Under Google’s procedures, YouTube users can flag objectionable content. It is reviewed by a team of Google staff scattered around the world. By late Thursday, a copy of the video had been viewed more than 122,000 times and had been flagged by users for removal, but it remained.
When videos come under review, YouTube weighs the content against “community guidelines,” which prohibit hate speech, including speech that attacks or demeans a group based on religion. The guidelines can be viewed at http://www.youtube.com/t/community--guidelines.
“They’ve had a number of years to be thinking about free speech issues,” Harvard law professor Jonathan Zittrain said.
“I can see them trying to keep an eye on the longer term and not wanting to go down the slippery slope of entertaining more and more demands to take things down. That can be corrosive in the longer haul.”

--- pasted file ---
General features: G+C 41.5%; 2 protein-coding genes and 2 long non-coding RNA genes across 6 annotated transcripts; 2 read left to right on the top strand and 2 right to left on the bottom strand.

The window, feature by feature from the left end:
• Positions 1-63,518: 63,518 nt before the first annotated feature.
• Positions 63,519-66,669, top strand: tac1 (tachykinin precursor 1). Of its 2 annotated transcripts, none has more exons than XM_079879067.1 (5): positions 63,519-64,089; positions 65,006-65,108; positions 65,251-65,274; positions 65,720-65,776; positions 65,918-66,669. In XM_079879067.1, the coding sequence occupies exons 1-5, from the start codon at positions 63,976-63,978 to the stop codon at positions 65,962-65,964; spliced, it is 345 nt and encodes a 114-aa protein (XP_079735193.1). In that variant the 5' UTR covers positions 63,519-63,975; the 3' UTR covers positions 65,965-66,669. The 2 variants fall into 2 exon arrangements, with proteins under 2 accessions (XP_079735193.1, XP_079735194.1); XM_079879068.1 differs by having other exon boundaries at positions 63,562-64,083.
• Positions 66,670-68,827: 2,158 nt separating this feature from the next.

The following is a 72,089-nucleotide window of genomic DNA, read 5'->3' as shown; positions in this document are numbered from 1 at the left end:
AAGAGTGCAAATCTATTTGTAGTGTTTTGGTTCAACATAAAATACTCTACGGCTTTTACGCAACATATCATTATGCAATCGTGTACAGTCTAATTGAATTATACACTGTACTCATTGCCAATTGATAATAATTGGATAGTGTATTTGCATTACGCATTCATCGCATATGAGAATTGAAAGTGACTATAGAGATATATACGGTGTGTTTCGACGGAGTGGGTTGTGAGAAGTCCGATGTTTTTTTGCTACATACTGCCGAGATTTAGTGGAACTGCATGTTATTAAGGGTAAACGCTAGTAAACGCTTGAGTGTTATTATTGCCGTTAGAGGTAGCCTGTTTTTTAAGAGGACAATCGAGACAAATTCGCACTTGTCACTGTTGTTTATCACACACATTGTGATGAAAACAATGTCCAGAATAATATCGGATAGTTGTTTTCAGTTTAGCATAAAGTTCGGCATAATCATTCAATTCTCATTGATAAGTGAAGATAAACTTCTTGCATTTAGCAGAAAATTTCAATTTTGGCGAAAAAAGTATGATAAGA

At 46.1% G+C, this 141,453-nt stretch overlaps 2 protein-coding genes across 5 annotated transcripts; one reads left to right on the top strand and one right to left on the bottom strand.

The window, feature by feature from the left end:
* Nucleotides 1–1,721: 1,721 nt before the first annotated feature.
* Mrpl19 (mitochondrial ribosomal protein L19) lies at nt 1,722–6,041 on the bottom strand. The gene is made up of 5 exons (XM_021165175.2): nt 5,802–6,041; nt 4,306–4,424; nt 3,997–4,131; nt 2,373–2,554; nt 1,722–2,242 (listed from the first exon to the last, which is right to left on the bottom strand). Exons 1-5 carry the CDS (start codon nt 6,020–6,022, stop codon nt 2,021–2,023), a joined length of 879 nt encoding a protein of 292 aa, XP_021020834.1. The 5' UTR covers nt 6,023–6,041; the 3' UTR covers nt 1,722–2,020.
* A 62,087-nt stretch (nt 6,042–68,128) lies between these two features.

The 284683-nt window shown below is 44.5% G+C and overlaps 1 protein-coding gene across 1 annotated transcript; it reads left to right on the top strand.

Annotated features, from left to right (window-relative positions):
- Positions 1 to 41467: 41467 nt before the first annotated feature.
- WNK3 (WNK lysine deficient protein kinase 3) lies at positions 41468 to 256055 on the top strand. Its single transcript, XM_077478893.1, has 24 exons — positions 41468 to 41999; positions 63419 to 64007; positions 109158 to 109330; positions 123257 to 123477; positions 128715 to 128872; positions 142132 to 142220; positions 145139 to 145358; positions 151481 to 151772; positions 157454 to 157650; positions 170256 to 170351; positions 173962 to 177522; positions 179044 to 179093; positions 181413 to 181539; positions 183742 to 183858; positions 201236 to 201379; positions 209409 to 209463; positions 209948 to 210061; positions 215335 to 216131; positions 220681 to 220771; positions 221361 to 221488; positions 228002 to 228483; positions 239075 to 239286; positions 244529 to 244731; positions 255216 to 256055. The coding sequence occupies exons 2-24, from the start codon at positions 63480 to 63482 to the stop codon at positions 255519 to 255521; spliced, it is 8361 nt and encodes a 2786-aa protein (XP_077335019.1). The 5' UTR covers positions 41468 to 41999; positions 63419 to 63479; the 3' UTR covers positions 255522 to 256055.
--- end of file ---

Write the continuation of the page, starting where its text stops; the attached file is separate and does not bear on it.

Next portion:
Observers say Google has grown more averse to removing videos. After its 2006 acquisition of YouTube, i t was accused of censorship in several high-profile controversies.
“They’re squeezed on all sides,” said Rebecca MacKinnon, a fellow at the New America Foundation. “But because of pressure from a lot of people who feel they made the wrong decisions, they now generally err on the side of keeping things up.”
In recent years, Google has used technology to filter out videos in certain countries to comply with local regulations. Twitter announced a similar technology to censor tweets by country this year.
Others say Google has not done enough and bears a responsibility to police hate- speech more closely.
In 2008, Senator Joe Lieberman of Connecticut accused Google of not doing enough to remove YouTube videos produced by Islamic militants. An Italian court in 2010 convicted four Google executives of invasion of privacy after faulting the company for not moving quickly enough to pull a video of an autistic child being bullied.